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Apples and Toasters

Created: 19 Jun 2012
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Apples weren’t my thing a couple of years ago. It was all a bit too predictable. You could tell the guy on the train who was going to get a Mac out of his laptop case – it was ‘a certain type.’ Now it seems I have become one of those types. It’s ok these days because every second person has an Apple product of one type or another. I’m hopeful that fact prevents me from being part of that once-predictable crowd.

For me it started with a phone. I had two Blackberries over a period of two or three years and they served their purpose really well. I was a huge fan. Then one day, the whole RIM-outage-no-mobile-email-reboot-it-every-so-often thing just became too difficult. It turned out that in my job (for which mobile communication is important) having to do all those extra bits and pieces you have to do when you own a Blackberry, we’re getting in the way of actually doing my job. Landing in another country for a one day meeting and finding that I couldn’t pick up a local mobile phone provider signal and couldn’t get any email just wasn’t acceptable. The truth is not that there was anything desperately wrong with Blackberry. I’m still a huge fan of the physical keyboard – by the way, the original Bold 9000 had the best keyboard by a country mile. What changed was me. Doing email and making phone calls on the go is a by-product of what I do but an important one. As a result something like that getting in the way was just, well, getting in the way. So there’s Apple number two.

Yes, number two. iPad came to me before iPhone in fact, as Apple number one, but since I had nothing to compare the iPad to, as much as I like it (and am writing this now on it at 38,000 feet) it didn’t dawn on me what the difference with Apple products was until the iPhone.

It took me a while to get used to the iPhone over the Blackberry. Issues aside, I knew what I was doing with the Blackberry. I’d used them for so long day-in, day-out that I knew all the quirks and what had to be done when. Up to a point that worked, as noted. When I say it took me a while to get used to the iPhone, I’m talking a couple of days. There were a few ‘what is it trying to do now’ moments. I was trying to use it like a Blackberry – trying to impose the previous user experience on a new interface. The irony was instead of trying to learn what was going on, just becoming part of the experience and letting the thing guide me worked out fine. I’m as comfortable if not more so with the iPhone as I was previously with Blackberry.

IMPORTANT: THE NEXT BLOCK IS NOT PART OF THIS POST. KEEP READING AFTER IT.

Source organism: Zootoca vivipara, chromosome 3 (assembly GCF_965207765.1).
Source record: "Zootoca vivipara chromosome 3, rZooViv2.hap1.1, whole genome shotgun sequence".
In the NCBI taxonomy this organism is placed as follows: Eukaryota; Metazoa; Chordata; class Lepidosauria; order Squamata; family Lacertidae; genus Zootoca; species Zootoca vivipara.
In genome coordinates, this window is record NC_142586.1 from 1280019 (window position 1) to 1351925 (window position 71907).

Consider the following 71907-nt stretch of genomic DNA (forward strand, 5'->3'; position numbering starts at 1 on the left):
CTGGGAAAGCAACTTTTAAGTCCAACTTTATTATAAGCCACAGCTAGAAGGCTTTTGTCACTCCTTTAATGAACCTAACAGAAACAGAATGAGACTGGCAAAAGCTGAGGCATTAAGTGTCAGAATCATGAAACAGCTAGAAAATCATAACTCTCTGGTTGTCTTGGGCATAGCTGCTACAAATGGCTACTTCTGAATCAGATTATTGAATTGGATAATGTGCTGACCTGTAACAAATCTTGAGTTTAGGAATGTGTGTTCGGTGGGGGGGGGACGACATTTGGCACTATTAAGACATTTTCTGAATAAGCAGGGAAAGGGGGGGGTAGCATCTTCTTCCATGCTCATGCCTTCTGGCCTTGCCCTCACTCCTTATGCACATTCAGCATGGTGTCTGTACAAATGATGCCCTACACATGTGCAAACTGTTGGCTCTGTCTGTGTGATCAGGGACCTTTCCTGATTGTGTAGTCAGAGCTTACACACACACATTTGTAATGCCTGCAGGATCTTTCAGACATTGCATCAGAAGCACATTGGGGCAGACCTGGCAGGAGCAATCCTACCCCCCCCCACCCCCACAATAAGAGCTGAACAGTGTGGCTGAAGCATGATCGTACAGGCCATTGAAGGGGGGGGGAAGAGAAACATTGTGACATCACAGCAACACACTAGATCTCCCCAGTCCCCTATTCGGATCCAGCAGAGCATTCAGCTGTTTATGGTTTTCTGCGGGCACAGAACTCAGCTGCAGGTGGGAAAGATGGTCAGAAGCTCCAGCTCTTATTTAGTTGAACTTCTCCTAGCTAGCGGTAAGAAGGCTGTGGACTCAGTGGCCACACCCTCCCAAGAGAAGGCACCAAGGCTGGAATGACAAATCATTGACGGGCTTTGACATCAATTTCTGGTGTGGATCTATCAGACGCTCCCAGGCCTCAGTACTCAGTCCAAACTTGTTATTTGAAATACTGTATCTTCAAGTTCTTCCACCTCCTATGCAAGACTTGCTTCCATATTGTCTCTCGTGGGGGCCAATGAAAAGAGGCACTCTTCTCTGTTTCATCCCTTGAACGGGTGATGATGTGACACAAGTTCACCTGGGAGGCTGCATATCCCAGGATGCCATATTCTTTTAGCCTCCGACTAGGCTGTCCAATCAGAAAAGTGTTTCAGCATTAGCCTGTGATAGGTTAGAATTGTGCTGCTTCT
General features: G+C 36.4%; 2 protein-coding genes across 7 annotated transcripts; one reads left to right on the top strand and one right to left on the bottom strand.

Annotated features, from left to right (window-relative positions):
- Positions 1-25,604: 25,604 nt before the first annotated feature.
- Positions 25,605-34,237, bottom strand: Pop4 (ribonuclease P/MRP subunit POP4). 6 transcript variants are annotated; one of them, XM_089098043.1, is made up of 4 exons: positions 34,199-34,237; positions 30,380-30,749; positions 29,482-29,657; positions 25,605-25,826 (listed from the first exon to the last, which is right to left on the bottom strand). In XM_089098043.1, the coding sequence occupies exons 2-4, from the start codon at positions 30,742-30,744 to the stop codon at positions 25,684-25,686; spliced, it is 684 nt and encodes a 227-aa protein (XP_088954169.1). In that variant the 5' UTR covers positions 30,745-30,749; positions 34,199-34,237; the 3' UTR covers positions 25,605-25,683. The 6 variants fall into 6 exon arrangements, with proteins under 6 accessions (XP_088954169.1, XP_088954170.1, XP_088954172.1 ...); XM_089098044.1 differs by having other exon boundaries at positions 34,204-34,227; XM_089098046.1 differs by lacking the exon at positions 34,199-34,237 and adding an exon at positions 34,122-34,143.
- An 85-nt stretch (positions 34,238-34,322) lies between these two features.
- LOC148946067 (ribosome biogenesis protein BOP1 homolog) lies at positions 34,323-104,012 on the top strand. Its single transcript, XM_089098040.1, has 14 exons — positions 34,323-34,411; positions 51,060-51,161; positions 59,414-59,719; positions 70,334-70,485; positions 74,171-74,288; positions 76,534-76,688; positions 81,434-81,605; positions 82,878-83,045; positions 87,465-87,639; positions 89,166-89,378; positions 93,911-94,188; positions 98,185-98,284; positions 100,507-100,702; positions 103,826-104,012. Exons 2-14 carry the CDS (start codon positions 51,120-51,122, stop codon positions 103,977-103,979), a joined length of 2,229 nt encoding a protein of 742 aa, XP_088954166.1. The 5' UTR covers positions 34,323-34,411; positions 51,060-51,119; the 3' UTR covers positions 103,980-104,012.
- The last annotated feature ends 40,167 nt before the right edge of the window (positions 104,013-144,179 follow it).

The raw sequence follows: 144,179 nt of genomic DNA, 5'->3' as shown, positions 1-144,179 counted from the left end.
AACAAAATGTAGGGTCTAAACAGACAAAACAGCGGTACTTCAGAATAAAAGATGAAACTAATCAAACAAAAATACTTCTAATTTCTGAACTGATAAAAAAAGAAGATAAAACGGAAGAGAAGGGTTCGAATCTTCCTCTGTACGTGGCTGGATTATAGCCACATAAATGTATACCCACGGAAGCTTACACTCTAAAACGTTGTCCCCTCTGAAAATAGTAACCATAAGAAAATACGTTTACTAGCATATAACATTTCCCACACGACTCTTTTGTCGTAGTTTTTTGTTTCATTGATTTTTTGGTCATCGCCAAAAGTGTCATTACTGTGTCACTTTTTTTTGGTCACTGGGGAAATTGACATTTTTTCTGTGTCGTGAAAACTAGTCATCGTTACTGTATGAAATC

Apple number three was the Mac. Much like Blackberry I’d always had a Windows laptop. Ten plus years. Yes, they’re slow sometimes and get slower as they get older. Yes, there’s a bunch of stuff you just have to know to get it to work properly and so on, but it was comfortable and so I clung on to my Windows laptops – a fair number of them. But once again, as I changed and the work I was doing changed so my needs changed. The value to me now of a laptop that weighs almost nothing and is there when I need it, with no extended boot sequence and with plenty of battery life is greater than the comfort of previous machines. And yes, it is awfully pretty as well.

They key to all of this for me, with all of these devices, is that they’re built to do one thing and do it well. In the same way, if you want to toast bread you buy a toaster not a grill. Yes the grill may be able to do a load of other stuff as well, but all I need to do is toast bread. The toaster is an appliance built to do one thing, do it well, and not require any real knowledge or talent (not that I’m suggesting that making toast is complex you understand.) What I’ve been getting my head around recently is the difference between the toaster and the grill. What makes an appliance an appliance rather than a bunch of things thrown together in a effort to make life simpler. Apple seems to do it pretty well. It also seems that the toaster in our kitchen does it pretty well – rarely is there burnt toast. It’s about making it easier when what we’re trying to achieve is not the primary thing we do. My job isn’t doing email on the move but it is something I need to be able to do, therefore, iPhone. I don’t toast bread for a living either, therefore, toaster.

You’ll know by now in this blog that I’m getting to the bit I do actually do – backup. More specifically backup appliances and more specifically still, Backup Exec Appliances. Not just a bunch of stuff we’ve thrown together in a box. Built specifically to do one job and do it well. Serving a purpose. Because if your primary job is doing backups every day, what else could you be doing more usefully if backups were easier to do. And if your primary job isn’t doing backups every day then you surely want ‘doing backups’ to be as straightforward and worry-free as possible, don’t you? So there it is; Backup Exec Appliances – rather like Apples and Toasters . . . ripe now and cooked just right.

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